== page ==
Press The Shutter, Already!
I really am no fan of academic photography. I don’t want to look at dull pictures that purport to be about the history of art or about typologies or about curating or about the social impact of current photographic practices by the masses. My photographic heroes are dead; Minor White, Ralph Meatyard, Harry Callahan. These guys knew that photography was about looking and being out in the world. That photography is a process of multiple discoveries, personal, cosmological, empirical. The discoveries are packaged and wrapped in silver (or pigment inks) and presented to the world as precious objects. Precious the way music is precious, the way a great piece of writing is precious. My heroes are gone.
I began as a black and white, silver gelatin based photographer. Learning all the alchemy that was around in the waning days of film and darkroom. As a magazine photographer I was intrigued by color and especially color transparencies which naturally led to digital photography when it came of age. Color and digital imaging are made for each other. But ever since the beginning of practical digital imaging I have wanted to bring the control that a digital workflow affords to black and white. Many people would have just said that all you needed to do was convert the color digital image to black and white. Well not really. While technically it’s true. The nature of the digital file, especially of the larger sensor cameras was always to smooth and clean to really capture the essence of a black and white silver gelatin photo. If you don’t believe me convert your favorite color file from a large sensor digital camera and compare it to a Daido Moriyama photograph. See what I mean.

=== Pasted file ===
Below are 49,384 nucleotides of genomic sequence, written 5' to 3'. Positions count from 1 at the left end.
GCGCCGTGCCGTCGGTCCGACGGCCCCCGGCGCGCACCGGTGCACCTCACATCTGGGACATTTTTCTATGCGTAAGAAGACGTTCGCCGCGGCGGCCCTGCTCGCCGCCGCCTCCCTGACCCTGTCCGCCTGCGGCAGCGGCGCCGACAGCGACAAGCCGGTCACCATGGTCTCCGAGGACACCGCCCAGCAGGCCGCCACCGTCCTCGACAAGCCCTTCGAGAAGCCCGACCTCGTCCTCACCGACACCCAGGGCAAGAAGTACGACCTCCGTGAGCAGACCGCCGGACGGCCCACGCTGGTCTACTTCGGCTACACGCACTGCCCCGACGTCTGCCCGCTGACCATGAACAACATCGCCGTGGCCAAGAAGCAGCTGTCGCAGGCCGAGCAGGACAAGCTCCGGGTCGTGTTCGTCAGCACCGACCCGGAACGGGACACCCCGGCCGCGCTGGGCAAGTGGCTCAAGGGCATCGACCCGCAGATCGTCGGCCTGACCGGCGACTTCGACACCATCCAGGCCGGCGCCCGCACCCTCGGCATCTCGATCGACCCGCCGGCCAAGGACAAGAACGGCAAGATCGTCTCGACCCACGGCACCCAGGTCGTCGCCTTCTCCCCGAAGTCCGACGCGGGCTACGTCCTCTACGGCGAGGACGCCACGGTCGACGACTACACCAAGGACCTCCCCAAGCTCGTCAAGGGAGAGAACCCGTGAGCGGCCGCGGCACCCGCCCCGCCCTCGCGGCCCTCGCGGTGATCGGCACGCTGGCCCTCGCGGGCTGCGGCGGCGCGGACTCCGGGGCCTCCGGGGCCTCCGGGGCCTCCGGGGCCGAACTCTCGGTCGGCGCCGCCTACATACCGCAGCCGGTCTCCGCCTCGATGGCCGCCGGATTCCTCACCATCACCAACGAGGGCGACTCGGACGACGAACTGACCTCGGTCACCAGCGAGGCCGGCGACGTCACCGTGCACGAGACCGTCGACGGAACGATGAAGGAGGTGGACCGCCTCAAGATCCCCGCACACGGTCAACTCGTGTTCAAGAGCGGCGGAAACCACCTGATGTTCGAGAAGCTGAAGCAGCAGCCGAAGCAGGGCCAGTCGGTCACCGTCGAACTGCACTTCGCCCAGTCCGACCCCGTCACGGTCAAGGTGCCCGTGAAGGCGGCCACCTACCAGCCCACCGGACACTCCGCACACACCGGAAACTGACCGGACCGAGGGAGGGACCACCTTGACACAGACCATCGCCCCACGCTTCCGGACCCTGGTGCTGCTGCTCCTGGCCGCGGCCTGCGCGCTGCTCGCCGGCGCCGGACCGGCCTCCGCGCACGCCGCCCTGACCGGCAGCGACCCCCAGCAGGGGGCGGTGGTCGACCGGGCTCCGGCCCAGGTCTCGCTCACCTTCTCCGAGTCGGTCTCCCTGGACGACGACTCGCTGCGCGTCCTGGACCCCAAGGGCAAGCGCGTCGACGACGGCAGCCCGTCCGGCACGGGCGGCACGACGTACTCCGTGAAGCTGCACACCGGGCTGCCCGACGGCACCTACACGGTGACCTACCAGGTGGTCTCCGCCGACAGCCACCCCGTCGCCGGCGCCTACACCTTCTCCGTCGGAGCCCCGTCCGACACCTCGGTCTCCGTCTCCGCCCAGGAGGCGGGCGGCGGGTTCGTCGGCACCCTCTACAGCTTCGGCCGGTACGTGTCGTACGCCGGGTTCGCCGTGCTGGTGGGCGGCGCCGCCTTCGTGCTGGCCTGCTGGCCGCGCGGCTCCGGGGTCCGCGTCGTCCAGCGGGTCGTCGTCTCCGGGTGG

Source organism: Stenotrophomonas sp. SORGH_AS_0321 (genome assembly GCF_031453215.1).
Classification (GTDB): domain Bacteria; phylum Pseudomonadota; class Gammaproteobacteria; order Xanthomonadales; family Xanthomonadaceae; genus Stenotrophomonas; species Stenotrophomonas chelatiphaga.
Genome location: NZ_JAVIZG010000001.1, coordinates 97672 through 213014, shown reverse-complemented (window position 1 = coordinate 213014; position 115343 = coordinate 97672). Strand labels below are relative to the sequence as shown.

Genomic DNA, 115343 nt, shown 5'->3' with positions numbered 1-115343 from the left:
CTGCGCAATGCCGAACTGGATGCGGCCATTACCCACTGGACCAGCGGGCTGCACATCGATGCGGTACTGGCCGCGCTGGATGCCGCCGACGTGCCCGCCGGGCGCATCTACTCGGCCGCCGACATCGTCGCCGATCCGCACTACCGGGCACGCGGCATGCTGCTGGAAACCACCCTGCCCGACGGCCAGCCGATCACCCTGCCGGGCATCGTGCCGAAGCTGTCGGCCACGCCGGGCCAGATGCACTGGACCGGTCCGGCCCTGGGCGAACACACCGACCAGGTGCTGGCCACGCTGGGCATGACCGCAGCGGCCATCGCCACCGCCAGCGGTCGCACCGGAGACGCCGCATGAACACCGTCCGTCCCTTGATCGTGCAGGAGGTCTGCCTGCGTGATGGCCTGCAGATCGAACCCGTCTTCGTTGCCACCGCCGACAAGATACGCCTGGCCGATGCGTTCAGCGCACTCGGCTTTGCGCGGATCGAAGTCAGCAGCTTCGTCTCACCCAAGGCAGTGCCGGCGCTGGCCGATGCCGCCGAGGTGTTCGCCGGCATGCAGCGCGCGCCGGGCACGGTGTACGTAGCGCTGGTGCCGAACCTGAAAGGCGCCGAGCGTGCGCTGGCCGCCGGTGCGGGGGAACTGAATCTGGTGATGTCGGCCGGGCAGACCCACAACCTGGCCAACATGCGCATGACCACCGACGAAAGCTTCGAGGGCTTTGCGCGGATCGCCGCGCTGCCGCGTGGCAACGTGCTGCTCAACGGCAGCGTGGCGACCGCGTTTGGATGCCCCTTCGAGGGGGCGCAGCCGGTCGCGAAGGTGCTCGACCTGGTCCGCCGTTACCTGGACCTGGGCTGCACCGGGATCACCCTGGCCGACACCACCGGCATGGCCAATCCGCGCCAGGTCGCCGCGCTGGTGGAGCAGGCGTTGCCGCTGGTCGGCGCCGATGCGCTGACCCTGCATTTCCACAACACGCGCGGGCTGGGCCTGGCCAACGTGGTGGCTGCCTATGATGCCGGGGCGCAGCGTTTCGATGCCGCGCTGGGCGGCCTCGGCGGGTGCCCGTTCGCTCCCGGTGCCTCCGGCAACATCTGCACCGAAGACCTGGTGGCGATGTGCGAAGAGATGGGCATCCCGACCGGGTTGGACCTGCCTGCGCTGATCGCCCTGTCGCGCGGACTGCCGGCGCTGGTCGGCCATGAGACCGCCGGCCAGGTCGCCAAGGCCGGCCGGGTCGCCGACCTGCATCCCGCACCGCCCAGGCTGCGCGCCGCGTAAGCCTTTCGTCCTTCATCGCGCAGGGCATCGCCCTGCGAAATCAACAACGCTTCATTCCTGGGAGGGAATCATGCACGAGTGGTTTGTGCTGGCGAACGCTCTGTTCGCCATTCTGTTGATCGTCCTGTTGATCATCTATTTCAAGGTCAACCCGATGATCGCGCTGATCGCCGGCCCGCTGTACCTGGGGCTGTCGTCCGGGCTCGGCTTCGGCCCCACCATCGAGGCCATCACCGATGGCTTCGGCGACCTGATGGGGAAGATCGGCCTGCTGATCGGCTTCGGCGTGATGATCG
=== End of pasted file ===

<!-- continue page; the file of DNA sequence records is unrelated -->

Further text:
I believe I have found a digital camera that can mimc the quality of black and white I have been looking for these past few years. It’s my Panasonic G5. I have to admit I almost got rid of it because of the quality of the color images I was getting. There was nothing really wrong with it. For my taste it was’t smooth or clean enough especially compared to my Nikon D700. Then one day I decided to shoot some images with the intention of converting them to black and white just to see what I would get. What I got were files that looked incredibly like images I would get from my Mamiya using 400 speed film. Now I must admit that part of the look may come from the lens I am using, a Panasonic-Leica 45mm macro lens. The bokeh is phenomenal as well as the rendering of what almost looks like medium format film grain (see image above). I have been running around like a child who has rediscovered photography!
To tie in my opening polemic to this essay, this discovery has reinvigorated the sense of absolute joy that comes from force of seeing. I don’t care about any burning photographic issues. I want to see and discover and invent and play but like a man who has come to rediscover his sense of wonder and play again after coming full circle through a life.
The joy of photographing in the light of the sun is… Minor White